Different Vendors, Different Results — Who's Right?
Dear Dr. pROfIt: My company gave a marketing attribution problem to four different vendors. We were surprised to learn that each vendor provided a different solution. For instance, one vendor said that 8 percent of our sales came from email marketing, while another said that 14 percent of our sales came from email marketing. Who's right?
Dr. pROfIt: That’s a dilly of a pickle! The honest answer is that they're all right, and that’s a very frustrating answer. Attribution models use a combination of statistical algorithms, customer purchase data and promotional data (i.e., catalogs mailed, emails delivered, ads displayed, searches) to parse orders to the advertising channels that theoretically caused the orders to happen.
If the statistical expert working on attribution models creates variables in a different way than another statistical expert at another company, you're going to get different results.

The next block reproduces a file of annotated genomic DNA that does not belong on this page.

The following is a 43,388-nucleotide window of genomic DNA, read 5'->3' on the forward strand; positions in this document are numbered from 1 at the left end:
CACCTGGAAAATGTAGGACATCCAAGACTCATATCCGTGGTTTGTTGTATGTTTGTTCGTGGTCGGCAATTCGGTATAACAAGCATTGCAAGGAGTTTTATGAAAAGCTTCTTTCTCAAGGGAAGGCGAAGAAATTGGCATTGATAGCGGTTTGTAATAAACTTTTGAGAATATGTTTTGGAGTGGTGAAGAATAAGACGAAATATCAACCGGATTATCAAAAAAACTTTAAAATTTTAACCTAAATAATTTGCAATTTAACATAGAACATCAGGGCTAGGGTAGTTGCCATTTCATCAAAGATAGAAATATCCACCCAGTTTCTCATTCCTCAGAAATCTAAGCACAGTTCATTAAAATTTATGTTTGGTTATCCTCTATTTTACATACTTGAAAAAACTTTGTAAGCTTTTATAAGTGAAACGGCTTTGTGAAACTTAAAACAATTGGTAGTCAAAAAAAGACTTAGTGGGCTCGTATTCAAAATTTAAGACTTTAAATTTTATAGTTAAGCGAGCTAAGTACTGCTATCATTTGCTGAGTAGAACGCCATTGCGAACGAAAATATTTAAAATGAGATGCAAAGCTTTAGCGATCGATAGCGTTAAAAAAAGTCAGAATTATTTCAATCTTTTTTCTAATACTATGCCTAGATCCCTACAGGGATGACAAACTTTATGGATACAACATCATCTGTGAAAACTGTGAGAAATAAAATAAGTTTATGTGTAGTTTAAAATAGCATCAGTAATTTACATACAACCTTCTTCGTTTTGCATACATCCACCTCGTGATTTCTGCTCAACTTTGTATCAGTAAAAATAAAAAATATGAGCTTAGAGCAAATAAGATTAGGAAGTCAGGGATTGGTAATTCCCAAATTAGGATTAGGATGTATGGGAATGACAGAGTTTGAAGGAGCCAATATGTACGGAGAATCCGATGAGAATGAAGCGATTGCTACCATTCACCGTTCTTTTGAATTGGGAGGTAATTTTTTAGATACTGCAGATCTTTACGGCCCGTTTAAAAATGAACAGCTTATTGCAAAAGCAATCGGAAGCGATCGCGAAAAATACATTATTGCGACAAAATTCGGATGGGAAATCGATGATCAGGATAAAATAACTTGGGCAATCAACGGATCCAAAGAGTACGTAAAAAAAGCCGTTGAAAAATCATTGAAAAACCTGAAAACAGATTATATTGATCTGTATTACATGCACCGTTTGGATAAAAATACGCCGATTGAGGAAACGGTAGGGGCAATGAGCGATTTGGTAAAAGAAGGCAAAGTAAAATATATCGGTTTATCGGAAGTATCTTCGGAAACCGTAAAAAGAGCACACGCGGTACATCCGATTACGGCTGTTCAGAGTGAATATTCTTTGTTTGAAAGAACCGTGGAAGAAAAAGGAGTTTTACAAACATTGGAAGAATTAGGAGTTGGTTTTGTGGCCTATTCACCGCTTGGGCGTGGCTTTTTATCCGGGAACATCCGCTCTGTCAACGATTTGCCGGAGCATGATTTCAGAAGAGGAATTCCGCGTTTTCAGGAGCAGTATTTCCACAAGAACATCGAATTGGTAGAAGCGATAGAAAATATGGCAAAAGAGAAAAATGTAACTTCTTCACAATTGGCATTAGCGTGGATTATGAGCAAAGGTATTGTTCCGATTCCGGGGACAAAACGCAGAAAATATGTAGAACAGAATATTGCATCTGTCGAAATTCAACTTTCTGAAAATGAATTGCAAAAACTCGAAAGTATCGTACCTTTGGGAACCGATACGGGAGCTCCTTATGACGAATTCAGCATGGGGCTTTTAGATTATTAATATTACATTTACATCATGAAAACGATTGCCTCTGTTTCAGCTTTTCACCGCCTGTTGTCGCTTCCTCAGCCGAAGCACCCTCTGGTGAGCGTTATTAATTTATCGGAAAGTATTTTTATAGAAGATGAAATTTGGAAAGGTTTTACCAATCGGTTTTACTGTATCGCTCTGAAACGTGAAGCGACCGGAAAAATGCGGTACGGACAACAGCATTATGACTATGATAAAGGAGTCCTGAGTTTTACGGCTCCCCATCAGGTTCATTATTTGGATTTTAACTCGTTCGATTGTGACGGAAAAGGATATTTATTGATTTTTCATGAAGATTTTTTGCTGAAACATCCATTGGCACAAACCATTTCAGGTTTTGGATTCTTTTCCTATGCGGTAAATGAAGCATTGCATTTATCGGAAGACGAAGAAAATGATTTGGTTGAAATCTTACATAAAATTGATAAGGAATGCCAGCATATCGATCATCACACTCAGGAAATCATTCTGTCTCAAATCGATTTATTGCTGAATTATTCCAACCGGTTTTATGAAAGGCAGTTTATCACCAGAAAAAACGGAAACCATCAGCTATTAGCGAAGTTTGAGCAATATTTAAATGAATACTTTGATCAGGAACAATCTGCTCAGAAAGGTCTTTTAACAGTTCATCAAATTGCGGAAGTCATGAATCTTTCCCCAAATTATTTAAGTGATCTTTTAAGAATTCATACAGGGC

Here’s another challenge: You're probably not a statistical guru, right? So, when you're working with multiple vendors, you really have no idea if the solution that one vendor arrives at happens because that vendor is using the best technology.
The best attribution strategy is to execute mail/holdout tests. If you're a catalog marketer, don’t mail catalogs for three months to a small holdout segment — e.g., 5 percent of your 12-month buyer file. If you're an email marketer, hold out email campaigns for a month to a small segment of your 12-month buyer file. If you're a display ad maven, run holdout groups as well.
Holdout groups yield the true incremental value of your marketing activities, allowing you to accurately develop attribution rules without the need for complex statistical algorithms.